Thanks for the flowers. As usual there are many fathers/mothers to SIT. I realized early on that to really make a community gel, you have to bring them together face to face, so I created SAP meets Labs. Folks loved it, but said it is tough to get it approved when there is also TechEd, Sapphire and ASUG annual conference which back then were still on different days.

          So we created the SDN day that later developed into Community Day happening just before TechEd.

          Nigel James and Darren Hague liked it so much that they said, we don’t want to wait a whole year to have that experience again, so they created a local Community Day. Realizing that SAP Community Day doesn’t really capture what is going they coined the term: SAP Inside Track and the rest is history and getting bigger every year.

          Nigel actually just came up with another brilliant idea that we will share soon. It will be coolio.

          All the best, Mark.

          • SAP Inside Track is a great idea:). I know I mentioned this several times in this community;I’ll say one more time: I enjoyed SIT, Chicago on July 15th. Very nice experience. It was relaxing. Great food, lovely discussions.

            Best regards,

  • Yes..this blog makes me happy -:) Everybody know I’m an SAP junkie…since I started 11 years ago, I have always thought that SAP is the best company ever…even when it has some things that needed to be badly changed…so this blog makes me really happy because you have very well summarized all the points on which SAP is doing a great work to remain being the company I fall in love with…

    Of course, a lot of things needs to be improved, but I believe that SAP is taking the right steps, making the company more familiar…otherwise, how could we meet Hasso, Vishal and the rest of SAP heavy weights? I’m not sure the same doesn’t happen in other companies…that’s really a sight of changes…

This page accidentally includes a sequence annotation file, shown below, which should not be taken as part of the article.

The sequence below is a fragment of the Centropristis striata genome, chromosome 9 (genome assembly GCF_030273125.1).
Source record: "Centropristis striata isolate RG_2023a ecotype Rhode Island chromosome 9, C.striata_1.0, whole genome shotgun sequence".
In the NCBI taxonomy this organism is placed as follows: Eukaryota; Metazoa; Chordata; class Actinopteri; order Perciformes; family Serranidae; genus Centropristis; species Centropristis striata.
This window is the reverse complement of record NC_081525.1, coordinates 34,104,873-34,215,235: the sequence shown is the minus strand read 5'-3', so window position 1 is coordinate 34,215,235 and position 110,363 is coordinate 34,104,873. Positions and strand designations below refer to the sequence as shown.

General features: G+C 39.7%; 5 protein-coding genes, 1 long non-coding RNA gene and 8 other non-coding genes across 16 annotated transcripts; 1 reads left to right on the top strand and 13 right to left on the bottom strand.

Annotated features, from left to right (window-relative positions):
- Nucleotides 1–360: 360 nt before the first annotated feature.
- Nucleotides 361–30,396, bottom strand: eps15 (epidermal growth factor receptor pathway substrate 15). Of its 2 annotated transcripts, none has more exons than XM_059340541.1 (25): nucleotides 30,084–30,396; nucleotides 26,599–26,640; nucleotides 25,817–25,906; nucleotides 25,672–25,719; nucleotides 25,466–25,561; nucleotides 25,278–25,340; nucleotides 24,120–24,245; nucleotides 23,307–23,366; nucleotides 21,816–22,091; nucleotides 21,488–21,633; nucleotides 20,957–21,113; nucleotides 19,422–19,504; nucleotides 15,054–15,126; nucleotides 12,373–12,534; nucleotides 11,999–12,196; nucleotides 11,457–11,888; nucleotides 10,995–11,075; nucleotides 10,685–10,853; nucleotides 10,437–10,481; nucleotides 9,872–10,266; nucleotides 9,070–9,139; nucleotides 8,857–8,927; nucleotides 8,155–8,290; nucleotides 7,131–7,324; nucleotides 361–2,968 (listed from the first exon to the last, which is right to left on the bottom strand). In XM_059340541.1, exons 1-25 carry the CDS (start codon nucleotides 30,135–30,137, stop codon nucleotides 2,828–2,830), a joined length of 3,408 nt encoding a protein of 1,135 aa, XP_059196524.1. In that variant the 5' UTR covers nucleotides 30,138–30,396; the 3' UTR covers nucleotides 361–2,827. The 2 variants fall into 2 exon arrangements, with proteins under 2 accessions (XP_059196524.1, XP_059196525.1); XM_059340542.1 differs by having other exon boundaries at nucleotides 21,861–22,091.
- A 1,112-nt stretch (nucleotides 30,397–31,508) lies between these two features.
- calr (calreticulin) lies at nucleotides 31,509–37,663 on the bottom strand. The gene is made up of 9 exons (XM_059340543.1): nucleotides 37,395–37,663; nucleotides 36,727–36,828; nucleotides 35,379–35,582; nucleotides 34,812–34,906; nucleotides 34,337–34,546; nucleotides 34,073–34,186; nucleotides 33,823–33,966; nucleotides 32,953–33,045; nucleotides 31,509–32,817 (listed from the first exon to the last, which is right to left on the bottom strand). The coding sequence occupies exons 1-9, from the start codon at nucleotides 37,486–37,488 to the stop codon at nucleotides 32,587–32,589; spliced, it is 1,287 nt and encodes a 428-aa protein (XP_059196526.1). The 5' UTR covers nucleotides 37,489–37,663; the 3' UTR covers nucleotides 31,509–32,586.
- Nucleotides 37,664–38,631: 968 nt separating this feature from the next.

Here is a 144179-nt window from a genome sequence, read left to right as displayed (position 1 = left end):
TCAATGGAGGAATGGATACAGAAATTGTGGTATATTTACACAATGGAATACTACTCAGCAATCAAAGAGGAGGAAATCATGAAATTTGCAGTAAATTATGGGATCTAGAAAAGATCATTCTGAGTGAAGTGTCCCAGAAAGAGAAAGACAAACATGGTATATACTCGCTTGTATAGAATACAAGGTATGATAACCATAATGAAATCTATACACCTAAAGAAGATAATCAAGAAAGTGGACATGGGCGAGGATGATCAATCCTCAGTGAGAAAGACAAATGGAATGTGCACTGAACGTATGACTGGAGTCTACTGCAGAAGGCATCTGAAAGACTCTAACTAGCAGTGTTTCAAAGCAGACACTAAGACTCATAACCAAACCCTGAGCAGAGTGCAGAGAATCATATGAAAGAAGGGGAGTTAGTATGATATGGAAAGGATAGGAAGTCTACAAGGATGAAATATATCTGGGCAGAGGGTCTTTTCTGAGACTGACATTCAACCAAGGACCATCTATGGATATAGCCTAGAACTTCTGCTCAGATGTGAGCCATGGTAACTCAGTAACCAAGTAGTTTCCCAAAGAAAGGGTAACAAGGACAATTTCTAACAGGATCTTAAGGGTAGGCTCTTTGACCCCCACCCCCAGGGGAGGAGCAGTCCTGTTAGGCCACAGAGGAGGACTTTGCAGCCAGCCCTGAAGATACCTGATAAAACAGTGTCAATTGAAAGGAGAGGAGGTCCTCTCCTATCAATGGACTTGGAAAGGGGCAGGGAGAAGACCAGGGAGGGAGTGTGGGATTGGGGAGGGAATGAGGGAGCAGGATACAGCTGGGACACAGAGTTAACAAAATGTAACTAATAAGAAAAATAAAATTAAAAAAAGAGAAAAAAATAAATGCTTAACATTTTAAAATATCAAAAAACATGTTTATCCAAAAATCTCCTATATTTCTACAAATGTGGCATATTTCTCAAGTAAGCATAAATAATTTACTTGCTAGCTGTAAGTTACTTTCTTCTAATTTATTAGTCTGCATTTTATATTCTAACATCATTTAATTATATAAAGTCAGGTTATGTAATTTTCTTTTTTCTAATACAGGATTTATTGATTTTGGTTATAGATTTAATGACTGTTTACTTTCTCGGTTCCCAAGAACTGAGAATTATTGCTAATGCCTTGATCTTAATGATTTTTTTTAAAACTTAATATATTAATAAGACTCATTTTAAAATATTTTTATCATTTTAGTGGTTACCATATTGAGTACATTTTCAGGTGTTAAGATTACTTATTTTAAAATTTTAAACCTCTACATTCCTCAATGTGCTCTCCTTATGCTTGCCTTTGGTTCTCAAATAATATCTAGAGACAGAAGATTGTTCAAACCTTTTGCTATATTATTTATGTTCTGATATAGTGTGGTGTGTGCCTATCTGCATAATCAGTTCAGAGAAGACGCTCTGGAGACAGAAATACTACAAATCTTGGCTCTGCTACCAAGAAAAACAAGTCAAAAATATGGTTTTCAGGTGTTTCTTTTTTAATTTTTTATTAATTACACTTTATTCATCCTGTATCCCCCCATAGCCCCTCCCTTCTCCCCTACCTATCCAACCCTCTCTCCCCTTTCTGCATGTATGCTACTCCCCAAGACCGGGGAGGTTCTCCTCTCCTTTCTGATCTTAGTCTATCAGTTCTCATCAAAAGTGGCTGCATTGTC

P.S: Being an SAP junkie…my opinions can’t be taking so seriously -:( Need to be more objective sometimes -:P


  • SAP is more open in almost every way than in the past but I think the biggest driver for this is that they *need* to be open.  Once they neared the end of an ERP based sales line, they’ve been proactive developing new products that are in completely new categories (streamwork, HANA). HANA has been impressive to me because it’s something that created in partnership. That bodes well for future development opportunities.  But in the end, they need ideas, developers, and to grow their industry. That can’t be done solely by themselves anymore.
  • One major milestone achieved by SAP in its innovation course is that it has finally established itself as a technology innovation provider, and not just a Business suite vendor.

    Up to know, SAP often lost technology deals as customers never saw it really as a mature technology supplier. And as such, IBM, Oracle (BEA) or webmethods were usually preferred.

    With the new innovations brought in its solutions (NetWeaver, HANA, Mobility), SAP has clearly set new rules and new grounds as a reliable partner to build the future of your company with.

  • I think you did a very good job of articulating many of the positive things that are happening within SAP. All of us that have been around SAP for a longtime are impressed that many of these long overdue changes are finally happening and that the top management is very open and engaged with the community outside the SAP compound.

    In order for me to fully embrace the “Not your Grandfather’s SAP” I would need to see some of the following: